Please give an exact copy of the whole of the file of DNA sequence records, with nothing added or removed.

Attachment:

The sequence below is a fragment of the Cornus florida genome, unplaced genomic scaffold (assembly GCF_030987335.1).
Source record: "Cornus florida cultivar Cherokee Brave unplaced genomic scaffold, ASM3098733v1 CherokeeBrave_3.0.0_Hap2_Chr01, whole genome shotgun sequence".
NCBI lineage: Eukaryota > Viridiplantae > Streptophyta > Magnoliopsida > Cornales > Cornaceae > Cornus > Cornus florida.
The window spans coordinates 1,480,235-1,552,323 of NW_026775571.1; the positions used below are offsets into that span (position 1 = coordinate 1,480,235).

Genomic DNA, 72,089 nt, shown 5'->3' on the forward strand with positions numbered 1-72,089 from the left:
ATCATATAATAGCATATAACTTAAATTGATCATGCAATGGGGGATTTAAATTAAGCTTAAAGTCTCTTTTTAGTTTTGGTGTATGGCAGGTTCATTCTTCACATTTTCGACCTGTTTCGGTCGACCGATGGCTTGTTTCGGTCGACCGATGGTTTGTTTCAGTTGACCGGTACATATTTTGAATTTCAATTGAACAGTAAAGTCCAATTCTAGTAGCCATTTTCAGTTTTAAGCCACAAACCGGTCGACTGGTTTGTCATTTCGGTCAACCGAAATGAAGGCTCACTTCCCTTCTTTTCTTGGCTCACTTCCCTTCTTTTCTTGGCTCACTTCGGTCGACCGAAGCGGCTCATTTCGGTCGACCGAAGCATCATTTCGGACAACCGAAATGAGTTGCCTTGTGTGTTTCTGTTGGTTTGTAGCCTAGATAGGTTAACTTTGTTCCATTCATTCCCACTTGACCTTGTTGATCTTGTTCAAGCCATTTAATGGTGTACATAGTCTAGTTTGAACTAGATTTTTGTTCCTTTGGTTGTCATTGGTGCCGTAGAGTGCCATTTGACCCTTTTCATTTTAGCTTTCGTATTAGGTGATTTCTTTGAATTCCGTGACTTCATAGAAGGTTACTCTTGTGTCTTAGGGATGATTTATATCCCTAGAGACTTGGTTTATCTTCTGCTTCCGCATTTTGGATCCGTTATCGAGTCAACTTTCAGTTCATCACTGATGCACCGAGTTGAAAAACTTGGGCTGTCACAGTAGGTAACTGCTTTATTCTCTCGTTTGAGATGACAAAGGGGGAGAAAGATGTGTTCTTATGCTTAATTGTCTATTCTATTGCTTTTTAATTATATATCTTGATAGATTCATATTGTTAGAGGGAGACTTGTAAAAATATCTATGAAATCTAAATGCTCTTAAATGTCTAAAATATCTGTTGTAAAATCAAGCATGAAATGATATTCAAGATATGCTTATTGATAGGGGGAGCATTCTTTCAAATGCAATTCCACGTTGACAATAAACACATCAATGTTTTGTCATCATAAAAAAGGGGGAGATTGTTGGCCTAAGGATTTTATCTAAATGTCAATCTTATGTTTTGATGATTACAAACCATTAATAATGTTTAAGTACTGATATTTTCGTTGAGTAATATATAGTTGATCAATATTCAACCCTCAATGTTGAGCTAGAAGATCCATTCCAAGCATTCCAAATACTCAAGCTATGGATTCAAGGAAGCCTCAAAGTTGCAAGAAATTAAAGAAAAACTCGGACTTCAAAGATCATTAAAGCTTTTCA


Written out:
The sequence below is a fragment of the Cornus florida genome, unplaced genomic scaffold (assembly GCF_030987335.1).
Source record: "Cornus florida cultivar Cherokee Brave unplaced genomic scaffold, ASM3098733v1 CherokeeBrave_3.0.0_Hap2_Chr01, whole genome shotgun sequence".
NCBI lineage: Eukaryota > Viridiplantae > Streptophyta > Magnoliopsida > Cornales > Cornaceae > Cornus > Cornus florida.
The window spans coordinates 1,480,235-1,552,323 of NW_026775571.1; the positions used below are offsets into that span (position 1 = coordinate 1,480,235).

Genomic DNA, 72,089 nt, shown 5'->3' on the forward strand with positions numbered 1-72,089 from the left:
ATCATATAATAGCATATAACTTAAATTGATCATGCAATGGGGGATTTAAATTAAGCTTAAAGTCTCTTTTTAGTTTTGGTGTATGGCAGGTTCATTCTTCACATTTTCGACCTGTTTCGGTCGACCGATGGCTTGTTTCGGTCGACCGATGGTTTGTTTCAGTTGACCGGTACATATTTTGAATTTCAATTGAACAGTAAAGTCCAATTCTAGTAGCCATTTTCAGTTTTAAGCCACAAACCGGTCGACTGGTTTGTCATTTCGGTCAACCGAAATGAAGGCTCACTTCCCTTCTTTTCTTGGCTCACTTCCCTTCTTTTCTTGGCTCACTTCGGTCGACCGAAGCGGCTCATTTCGGTCGACCGAAGCATCATTTCGGACAACCGAAATGAGTTGCCTTGTGTGTTTCTGTTGGTTTGTAGCCTAGATAGGTTAACTTTGTTCCATTCATTCCCACTTGACCTTGTTGATCTTGTTCAAGCCATTTAATGGTGTACATAGTCTAGTTTGAACTAGATTTTTGTTCCTTTGGTTGTCATTGGTGCCGTAGAGTGCCATTTGACCCTTTTCATTTTAGCTTTCGTATTAGGTGATTTCTTTGAATTCCGTGACTTCATAGAAGGTTACTCTTGTGTCTTAGGGATGATTTATATCCCTAGAGACTTGGTTTATCTTCTGCTTCCGCATTTTGGATCCGTTATCGAGTCAACTTTCAGTTCATCACTGATGCACCGAGTTGAAAAACTTGGGCTGTCACAGTAGGTAACTGCTTTATTCTCTCGTTTGAGATGACAAAGGGGGAGAAAGATGTGTTCTTATGCTTAATTGTCTATTCTATTGCTTTTTAATTATATATCTTGATAGATTCATATTGTTAGAGGGAGACTTGTAAAAATATCTATGAAATCTAAATGCTCTTAAATGTCTAAAATATCTGTTGTAAAATCAAGCATGAAATGATATTCAAGATATGCTTATTGATAGGGGGAGCATTCTTTCAAATGCAATTCCACGTTGACAATAAACACATCAATGTTTTGTCATCATAAAAAAGGGGGAGATTGTTGGCCTAAGGATTTTATCTAAATGTCAATCTTATGTTTTGATGATTACAAACCATTAATAATGTTTAAGTACTGATATTTTCGTTGAGTAATATATAGTTGATCAATATTCAACCCTCAATGTTGAGCTAGAAGATCCATTCCAAGCATTCCAAATACTCAAGCTATGGATTCAAGGAAGCCTCAAAGTTGCAAGAAATTAAAGAAAAACTCGGACTTCAAAGATCATTAAAGCTTTTCA